touches the water. Buy organic, or yours may never grow.
If the potato is too even in shape to stay up on the rim, then stick
three toothpicks up around the side, and they will prop the tater up
so it doesn’t submerge.
It makes a beautiful vine and you can keep it going for several
Once it starts to turn a bit yellow, it’s time to repot it (I use a
large coffee can), and then it will keep for another month or two.
Then you need to either dump it or plant it outside and start
It would work well to sketch the growth of the potato each week,
measuring roots and leaves, that sort of thing.
Another indoor nature project is growing beans. You take a clear jar
and roll a paper towel up and line the jar with it. Get the towel
damp, and stick some dried beans (navy beans, lima, that sort, but
*not* split peas;-D) between the paper and the jar. Keep the
toweling damp and you can watch how the seed splits open and how the
roots grow. You could sketch this (with dates and measurements) in
the sketchbook as well.
Get a small pet, if you can- something like a gerbil, hamster, fish,
or lizard, and observe it, adding to the nature notebook as desired.
Another neat thing to do is to sketch the moon each week, on the same
night, to let the child discover for herself the cycles of the moon.
Evergreens are always good subjects for winter nature study.
Learn the pattern their needles grow in, look at pine cones, study
what wildlife, if any, hangs out at the evergreen tree in winter.
You can also bring in a rock, a bit of wood or small log with
lichen on it and sketch it from the dining room table.
You can sketch a leafless twig, noting the placing of the leaf scars,
the color of the wood, the shape, etc.
We have tied a string around a twig or tree branch you can see from
a window, then sketch it once a month, observing seasonal changes.
Keep a root garden growing, two pie pans full of
parsnip and carrot tops. You could sketch those weekly.
We have also studied two turnips, hollowed out and hanging upside down, filled
with water. The idea was that they were supposed to sprout leaves,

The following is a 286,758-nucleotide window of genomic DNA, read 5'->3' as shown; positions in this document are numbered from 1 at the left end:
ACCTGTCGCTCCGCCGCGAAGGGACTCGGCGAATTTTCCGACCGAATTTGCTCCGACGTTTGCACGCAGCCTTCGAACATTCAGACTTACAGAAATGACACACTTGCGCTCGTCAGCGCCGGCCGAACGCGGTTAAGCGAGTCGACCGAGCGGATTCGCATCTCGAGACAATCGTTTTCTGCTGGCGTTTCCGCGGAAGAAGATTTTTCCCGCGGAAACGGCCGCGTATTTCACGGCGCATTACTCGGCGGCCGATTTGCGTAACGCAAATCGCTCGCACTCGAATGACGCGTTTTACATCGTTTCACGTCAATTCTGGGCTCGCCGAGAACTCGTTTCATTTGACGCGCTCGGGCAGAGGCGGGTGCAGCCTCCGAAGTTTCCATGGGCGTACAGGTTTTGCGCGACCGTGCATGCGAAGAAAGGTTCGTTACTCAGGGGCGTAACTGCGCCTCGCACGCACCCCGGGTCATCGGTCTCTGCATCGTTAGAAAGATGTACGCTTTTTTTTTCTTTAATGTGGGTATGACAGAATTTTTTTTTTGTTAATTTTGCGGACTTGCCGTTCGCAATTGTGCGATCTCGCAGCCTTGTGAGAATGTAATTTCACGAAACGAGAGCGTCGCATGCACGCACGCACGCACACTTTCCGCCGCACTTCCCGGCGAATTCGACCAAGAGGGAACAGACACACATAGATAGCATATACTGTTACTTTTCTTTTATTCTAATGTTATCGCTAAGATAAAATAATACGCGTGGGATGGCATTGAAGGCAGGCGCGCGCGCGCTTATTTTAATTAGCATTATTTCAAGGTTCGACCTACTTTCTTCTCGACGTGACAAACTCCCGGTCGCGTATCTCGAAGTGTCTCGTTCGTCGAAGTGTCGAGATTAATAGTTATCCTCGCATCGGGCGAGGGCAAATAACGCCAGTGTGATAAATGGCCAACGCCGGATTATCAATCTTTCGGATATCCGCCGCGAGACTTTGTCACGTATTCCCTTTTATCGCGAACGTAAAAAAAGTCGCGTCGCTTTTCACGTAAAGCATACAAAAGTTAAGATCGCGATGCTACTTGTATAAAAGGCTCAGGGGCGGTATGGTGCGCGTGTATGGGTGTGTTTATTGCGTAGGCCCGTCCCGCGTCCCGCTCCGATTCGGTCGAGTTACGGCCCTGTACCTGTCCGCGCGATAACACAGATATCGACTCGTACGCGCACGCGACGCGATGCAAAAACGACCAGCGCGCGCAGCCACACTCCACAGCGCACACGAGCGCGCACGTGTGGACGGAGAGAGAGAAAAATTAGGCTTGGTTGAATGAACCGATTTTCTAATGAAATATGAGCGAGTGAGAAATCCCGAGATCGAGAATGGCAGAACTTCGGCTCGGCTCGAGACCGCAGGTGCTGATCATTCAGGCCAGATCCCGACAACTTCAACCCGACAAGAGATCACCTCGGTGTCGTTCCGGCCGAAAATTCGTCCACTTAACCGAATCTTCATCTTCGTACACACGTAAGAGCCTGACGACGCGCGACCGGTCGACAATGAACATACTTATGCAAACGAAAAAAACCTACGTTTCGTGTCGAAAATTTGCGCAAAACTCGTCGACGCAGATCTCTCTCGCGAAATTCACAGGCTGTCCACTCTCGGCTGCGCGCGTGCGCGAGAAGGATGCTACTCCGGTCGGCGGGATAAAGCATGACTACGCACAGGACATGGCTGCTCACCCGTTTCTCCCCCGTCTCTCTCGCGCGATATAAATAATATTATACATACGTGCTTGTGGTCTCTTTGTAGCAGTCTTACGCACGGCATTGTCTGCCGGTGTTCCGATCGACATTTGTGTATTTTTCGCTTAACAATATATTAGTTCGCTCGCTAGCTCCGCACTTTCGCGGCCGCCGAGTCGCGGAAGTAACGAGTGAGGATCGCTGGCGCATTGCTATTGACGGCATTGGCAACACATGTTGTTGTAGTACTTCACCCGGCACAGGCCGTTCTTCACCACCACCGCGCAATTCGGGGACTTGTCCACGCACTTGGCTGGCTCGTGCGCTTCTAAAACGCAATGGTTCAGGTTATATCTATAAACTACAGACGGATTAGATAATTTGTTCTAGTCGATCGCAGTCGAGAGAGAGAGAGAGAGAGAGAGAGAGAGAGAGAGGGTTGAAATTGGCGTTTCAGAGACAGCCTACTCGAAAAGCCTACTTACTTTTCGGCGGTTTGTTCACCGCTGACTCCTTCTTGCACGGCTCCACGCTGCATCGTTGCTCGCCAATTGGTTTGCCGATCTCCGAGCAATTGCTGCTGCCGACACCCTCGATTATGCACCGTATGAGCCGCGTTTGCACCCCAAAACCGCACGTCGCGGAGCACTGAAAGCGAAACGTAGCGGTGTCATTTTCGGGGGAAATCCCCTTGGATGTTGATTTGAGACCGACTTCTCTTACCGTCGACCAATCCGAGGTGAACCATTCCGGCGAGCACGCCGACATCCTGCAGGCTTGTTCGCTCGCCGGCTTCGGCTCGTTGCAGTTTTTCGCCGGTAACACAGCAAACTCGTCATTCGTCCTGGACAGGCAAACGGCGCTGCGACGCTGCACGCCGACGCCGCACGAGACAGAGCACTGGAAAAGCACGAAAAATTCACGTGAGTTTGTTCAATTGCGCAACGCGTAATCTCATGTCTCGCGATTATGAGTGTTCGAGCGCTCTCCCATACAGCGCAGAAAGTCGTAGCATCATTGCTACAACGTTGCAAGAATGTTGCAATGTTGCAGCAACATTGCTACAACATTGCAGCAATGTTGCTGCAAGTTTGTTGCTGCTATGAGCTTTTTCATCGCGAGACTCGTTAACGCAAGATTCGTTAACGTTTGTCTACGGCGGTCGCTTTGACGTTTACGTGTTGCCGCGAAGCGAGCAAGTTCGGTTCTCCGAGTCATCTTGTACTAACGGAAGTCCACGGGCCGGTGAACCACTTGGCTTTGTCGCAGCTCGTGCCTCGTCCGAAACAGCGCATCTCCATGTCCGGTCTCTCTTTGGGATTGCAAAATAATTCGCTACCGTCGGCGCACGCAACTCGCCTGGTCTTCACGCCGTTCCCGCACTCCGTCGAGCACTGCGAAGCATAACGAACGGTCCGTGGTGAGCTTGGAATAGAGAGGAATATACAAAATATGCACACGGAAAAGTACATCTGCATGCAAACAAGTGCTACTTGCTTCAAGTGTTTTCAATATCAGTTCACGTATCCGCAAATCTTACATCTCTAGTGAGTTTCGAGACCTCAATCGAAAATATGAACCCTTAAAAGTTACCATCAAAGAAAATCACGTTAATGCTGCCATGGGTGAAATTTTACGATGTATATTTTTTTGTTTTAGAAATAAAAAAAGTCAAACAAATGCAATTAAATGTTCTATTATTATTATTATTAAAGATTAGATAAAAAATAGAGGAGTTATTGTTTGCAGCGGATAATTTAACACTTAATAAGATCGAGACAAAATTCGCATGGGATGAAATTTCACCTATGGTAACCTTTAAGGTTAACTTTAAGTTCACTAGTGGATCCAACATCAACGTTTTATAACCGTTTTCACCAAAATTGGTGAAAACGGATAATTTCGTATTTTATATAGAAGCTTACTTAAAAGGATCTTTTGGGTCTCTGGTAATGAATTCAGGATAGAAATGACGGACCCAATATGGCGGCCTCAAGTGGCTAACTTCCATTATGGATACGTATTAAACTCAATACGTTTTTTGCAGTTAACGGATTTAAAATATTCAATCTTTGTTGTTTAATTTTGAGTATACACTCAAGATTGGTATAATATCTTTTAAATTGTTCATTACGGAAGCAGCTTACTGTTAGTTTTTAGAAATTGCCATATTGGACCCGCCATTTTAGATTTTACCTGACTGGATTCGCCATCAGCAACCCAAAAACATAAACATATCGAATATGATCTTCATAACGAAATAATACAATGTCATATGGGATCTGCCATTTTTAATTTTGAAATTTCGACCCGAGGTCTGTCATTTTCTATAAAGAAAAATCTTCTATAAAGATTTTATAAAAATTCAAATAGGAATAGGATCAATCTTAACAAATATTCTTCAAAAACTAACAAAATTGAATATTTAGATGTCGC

the leaves would grow up, making a leafy looking basket
YOu could look for old seed pods and sketch them, or animal tracks in
the snow.Go to a petstore and observe some critters there.
Force a bulb to bloom indoors.
Keep a calendar of nature firsts all year long- this should include
things like first snowfall, first ice storm, first bird to your
feeder, first goose seen flying south, first goose seen returning,
and even the i.d. of the birds you see at your feeder every day.
If you gut a fish or cut up a chicken, call the kids in to look at
it and identify pieces and parts- if you all can stomach it=)
If you have the Comstock book, see what she says about molds and
If you have a cat or dog, dig out the Comstock book and look up
those animals and note the points she says to observe.
If you have indoor houseplants, use them for some studies- they need
to be learning to observe and note things like shape of leaves,
smell of plant, shape of stem, placement of leaves, etc. from their
own observations- but there is no reason they can’t do this with a
geranium and a rosemary plant from your windowsill just as much as
from a weed outside. Spend some time studying the fruits and
vegetables you bring home from the store. The main point is their
_personal_ practice at observing real items.
Miss Mason did suggest that the children go outside everyday, rain
or snow or sunshine, but I am sure she had experienced nothing quite
like the blizzards we get on the prairies in North America. We do
what we can with the circumstances in which we find ourselves.